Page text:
Origin of life researcher: Alien life forms will more likely be constructed in laboratory than found in space?
|May 9, 2012||Posted by News under Extraterrestrial life, News|
In “Is a New Form of Life Really So Alien?” (ScienceDaily, May 8, 2012), origin of life researcher Gerald Joyce offers a surprising admission:
First, from the release:
The idea of discovering a new form of life has not only excited astronomers and astrobiologists for decades, but also the wider public. The notion that we are the only example of a successful life form in the galaxy has, for many, seemed like an unlikely statistic, as we discover more and more habitable planetary bodies and hear yet more evidence of life’s ability to survive in extreme conditions.
But why is the statistic unlikely?
Is it “unlikely” that the recently discovered ivensi is the only lizard that nourishes its young via a placenta? It’s reasonable to guess there are others, but we cannot attach a naked probability to that guess, let alone act as if it must be true.
Any more than we can say that if we find a ten dollar bill on the sidewalk, that means there must be others in the vicinity. There need not be. It could be unique.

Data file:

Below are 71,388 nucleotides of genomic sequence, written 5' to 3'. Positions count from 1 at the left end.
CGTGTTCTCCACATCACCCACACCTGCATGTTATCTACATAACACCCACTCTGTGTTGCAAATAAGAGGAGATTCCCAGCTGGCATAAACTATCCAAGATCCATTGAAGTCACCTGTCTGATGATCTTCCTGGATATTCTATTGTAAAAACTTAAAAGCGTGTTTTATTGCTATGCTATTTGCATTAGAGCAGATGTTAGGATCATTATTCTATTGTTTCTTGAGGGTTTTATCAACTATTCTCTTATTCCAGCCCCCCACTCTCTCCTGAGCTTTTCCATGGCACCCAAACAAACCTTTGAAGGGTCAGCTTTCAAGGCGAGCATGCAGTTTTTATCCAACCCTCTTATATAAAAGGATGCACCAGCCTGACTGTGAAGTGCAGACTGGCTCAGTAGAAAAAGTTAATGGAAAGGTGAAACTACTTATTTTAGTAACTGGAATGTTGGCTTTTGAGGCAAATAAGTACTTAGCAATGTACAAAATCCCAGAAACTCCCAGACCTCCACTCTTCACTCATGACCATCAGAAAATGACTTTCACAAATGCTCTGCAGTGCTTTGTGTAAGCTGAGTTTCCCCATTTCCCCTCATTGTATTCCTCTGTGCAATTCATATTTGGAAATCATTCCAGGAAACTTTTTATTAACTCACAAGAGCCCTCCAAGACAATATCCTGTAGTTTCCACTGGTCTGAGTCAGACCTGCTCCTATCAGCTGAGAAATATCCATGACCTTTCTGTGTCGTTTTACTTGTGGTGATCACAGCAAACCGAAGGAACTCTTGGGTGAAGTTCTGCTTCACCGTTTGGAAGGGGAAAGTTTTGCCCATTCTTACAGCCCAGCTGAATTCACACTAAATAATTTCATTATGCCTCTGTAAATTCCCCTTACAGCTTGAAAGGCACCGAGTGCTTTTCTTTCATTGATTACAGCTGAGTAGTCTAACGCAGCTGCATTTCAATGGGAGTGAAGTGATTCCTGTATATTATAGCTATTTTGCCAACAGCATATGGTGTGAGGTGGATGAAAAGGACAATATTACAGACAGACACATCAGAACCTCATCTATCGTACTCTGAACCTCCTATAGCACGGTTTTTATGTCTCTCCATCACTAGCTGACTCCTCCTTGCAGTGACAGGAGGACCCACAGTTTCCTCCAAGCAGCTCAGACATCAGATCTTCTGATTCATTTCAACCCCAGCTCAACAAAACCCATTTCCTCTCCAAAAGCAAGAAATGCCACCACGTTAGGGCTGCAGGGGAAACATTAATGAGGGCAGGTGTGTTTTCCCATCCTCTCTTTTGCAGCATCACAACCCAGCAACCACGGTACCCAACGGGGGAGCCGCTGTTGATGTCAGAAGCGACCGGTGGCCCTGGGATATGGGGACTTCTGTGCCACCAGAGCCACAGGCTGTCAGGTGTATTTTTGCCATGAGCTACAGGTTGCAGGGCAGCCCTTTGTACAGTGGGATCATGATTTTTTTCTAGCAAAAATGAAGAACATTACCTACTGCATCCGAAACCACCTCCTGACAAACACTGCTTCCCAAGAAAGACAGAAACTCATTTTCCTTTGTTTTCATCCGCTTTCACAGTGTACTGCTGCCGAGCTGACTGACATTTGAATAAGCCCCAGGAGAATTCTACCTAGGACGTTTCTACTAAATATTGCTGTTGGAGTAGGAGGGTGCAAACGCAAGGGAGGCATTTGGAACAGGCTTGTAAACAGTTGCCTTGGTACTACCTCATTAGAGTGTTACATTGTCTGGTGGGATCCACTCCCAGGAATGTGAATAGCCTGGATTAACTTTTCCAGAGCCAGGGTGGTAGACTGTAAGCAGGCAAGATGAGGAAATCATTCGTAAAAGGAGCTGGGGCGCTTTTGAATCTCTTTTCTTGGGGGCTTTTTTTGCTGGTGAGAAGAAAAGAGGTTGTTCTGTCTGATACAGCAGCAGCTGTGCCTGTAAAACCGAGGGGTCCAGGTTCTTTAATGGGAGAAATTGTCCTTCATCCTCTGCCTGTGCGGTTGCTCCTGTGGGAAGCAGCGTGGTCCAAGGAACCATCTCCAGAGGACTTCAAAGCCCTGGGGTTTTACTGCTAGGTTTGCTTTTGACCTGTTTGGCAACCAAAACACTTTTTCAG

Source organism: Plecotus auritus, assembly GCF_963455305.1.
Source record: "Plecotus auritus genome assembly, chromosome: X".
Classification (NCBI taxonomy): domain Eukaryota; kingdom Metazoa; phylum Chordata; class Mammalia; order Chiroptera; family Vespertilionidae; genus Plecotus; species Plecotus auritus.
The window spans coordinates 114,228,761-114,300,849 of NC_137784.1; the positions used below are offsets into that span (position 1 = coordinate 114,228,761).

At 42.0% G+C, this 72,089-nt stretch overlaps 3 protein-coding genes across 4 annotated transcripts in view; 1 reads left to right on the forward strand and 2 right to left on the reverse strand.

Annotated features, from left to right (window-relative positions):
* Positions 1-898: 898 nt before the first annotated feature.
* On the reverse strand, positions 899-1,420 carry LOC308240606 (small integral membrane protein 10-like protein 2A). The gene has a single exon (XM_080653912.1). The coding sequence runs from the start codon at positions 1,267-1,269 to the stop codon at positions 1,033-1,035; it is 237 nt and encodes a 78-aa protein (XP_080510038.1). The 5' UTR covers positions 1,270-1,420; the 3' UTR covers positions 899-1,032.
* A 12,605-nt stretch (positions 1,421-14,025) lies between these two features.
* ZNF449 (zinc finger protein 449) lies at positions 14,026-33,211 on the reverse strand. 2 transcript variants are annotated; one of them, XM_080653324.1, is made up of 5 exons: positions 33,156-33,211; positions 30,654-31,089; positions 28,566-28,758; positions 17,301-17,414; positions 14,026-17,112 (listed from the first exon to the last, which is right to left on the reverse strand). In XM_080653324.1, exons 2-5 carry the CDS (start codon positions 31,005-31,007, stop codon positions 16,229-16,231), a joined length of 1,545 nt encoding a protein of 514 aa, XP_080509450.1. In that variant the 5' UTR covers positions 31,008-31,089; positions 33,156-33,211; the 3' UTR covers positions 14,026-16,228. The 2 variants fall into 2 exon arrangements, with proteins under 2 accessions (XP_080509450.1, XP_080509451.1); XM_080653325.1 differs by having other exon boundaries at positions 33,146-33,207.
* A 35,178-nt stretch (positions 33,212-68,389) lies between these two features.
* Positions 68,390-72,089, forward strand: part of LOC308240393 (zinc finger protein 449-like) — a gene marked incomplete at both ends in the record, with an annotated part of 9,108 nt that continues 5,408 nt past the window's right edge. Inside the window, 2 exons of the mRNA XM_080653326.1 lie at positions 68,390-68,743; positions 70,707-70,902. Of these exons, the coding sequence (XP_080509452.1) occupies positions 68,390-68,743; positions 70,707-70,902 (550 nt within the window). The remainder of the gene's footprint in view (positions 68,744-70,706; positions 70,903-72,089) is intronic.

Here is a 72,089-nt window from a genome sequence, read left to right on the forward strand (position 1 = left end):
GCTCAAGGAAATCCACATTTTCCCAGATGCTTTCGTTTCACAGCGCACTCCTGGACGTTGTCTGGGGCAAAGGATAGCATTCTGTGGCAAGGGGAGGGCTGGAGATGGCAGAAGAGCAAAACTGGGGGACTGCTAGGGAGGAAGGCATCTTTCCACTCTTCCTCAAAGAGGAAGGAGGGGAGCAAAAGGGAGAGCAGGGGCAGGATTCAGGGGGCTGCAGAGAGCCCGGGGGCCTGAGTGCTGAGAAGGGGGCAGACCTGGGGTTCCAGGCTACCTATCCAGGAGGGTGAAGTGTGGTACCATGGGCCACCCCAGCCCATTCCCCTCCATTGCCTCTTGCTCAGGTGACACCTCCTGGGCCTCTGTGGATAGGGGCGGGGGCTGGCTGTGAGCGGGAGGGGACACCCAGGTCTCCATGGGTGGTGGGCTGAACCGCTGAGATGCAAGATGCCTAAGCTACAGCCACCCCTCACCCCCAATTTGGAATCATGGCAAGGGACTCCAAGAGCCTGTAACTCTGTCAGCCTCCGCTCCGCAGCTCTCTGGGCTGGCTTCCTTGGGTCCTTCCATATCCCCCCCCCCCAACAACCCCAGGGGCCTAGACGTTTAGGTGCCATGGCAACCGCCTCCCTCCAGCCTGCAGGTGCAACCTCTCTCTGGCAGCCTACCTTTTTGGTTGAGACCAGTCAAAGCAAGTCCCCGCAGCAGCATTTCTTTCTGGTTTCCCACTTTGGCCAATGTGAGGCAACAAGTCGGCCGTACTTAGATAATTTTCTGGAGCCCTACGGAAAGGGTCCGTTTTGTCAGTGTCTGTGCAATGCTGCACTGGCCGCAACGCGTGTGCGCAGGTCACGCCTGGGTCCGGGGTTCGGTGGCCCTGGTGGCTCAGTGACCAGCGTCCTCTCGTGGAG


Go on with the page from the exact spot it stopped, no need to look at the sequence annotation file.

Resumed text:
Joyce seems to admit as much:
Given that we only know of one life form – our own – we can’t meaningfully estimate the probability of new life arising, either on Earth or elsewhere.
“I think humans are lonely and long for another form of life in the universe,” says Joyce, “preferably one that is intelligent and benevolent. But wishing upon a star does not make it so. We must either discover alternative life or construct it in the laboratory. Someday it may be discovered by a Columbus who travels to a distant world or, more likely in my opinion, invented by a Geppetto who toils at the workbench.”
If this catches on, it will be a new mood in search-for-life studies, and a more realistic one, compared to the constant faux news about newly discovered “habitable” planets that – of course – aren’t really.